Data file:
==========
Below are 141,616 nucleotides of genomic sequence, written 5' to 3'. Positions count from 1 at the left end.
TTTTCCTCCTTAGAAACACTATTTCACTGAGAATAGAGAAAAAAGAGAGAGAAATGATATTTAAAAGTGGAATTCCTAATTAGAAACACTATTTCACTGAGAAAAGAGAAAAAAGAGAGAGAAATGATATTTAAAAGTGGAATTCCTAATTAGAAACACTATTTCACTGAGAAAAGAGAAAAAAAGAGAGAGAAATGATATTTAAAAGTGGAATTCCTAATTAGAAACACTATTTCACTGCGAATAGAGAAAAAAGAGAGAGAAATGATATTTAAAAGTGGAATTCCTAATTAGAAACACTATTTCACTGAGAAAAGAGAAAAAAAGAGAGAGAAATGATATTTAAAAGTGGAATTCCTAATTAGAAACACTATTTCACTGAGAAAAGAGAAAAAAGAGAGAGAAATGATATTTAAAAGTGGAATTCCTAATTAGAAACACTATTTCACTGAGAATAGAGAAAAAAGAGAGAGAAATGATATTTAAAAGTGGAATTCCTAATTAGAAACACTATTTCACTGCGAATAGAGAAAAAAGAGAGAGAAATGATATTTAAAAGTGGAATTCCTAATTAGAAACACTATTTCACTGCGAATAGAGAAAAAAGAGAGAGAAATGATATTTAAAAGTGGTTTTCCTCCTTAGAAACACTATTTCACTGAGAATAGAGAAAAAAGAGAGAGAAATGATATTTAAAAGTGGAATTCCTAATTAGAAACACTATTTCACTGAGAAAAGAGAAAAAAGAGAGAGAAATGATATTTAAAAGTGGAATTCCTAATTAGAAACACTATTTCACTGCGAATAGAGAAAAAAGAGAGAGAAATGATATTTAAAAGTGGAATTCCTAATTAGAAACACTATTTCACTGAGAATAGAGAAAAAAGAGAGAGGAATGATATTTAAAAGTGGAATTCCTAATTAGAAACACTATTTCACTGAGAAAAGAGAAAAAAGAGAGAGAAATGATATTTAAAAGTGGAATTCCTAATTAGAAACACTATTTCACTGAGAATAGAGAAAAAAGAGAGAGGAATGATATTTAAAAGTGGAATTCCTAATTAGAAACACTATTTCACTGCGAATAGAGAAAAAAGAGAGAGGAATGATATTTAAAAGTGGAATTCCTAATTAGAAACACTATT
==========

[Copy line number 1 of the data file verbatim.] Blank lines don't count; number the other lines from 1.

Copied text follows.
Below are 141,616 nucleotides of genomic sequence, written 5' to 3'. Positions count from 1 at the left end.